Evolution is something of a gamble: in order to stay a step ahead of a shifting environment, organisms must change or risk extinction. Yet the instrument of this change, mutation, carries a serious threat: mutations are hundreds of times more likely to be harmful to the organism than advantageous. Now, in a paper published online Nov. 28 in Nature Genetics, a team of scientists at the Weizmann Institute of Science has shown one way that evolving organisms may be hedging their bets.
Dr. Dan Tawfik, who headed the team from the Biological Chemistry Department, believes that proteins with so-called promiscuous or moonlighting activities can provide nature with ready-made starting points for the evolution of new functions. Proteins that have evolved to perform a given function often have the ability to take on other, often completely unrelated tasks as well. For example, one of the enzymes studied by the group, PON1, is known to remove cholesterol from artery walls, as well as to break up a certain chemicals used as pesticides.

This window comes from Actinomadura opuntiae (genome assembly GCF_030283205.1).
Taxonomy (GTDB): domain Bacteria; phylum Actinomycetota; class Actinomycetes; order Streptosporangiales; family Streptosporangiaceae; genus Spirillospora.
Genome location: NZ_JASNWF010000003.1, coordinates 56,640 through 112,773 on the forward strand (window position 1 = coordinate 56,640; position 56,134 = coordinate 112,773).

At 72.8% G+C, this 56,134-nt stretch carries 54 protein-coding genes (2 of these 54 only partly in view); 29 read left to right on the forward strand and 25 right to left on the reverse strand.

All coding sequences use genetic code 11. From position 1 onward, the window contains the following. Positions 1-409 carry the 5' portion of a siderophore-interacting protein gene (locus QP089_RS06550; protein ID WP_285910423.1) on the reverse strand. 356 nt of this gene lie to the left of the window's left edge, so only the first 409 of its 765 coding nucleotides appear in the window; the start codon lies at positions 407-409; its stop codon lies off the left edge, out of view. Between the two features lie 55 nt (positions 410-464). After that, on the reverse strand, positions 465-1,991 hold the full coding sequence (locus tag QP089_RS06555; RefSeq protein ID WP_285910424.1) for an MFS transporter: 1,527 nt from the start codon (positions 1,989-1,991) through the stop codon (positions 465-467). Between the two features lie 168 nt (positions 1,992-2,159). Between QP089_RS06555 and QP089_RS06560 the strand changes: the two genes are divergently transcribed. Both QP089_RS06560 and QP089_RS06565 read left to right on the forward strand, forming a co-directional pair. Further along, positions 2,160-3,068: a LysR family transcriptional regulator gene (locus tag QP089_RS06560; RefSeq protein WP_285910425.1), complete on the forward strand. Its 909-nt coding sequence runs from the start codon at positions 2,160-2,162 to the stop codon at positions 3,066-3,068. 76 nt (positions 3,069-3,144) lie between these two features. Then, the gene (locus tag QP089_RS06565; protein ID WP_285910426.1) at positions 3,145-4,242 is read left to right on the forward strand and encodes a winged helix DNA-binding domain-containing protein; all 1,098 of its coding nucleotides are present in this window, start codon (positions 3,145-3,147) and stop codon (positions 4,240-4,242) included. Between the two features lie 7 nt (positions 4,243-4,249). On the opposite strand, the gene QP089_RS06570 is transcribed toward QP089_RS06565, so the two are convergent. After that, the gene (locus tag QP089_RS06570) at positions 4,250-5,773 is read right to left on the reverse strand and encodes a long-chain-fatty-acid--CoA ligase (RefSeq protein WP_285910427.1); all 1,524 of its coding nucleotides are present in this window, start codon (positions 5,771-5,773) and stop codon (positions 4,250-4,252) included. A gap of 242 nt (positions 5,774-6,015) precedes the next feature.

Yet its main function is to act as a catalyst for the removal of a class of compounds called lactones that have no connection at all to the other two.
Yivsam Azgad | EurekAlert!
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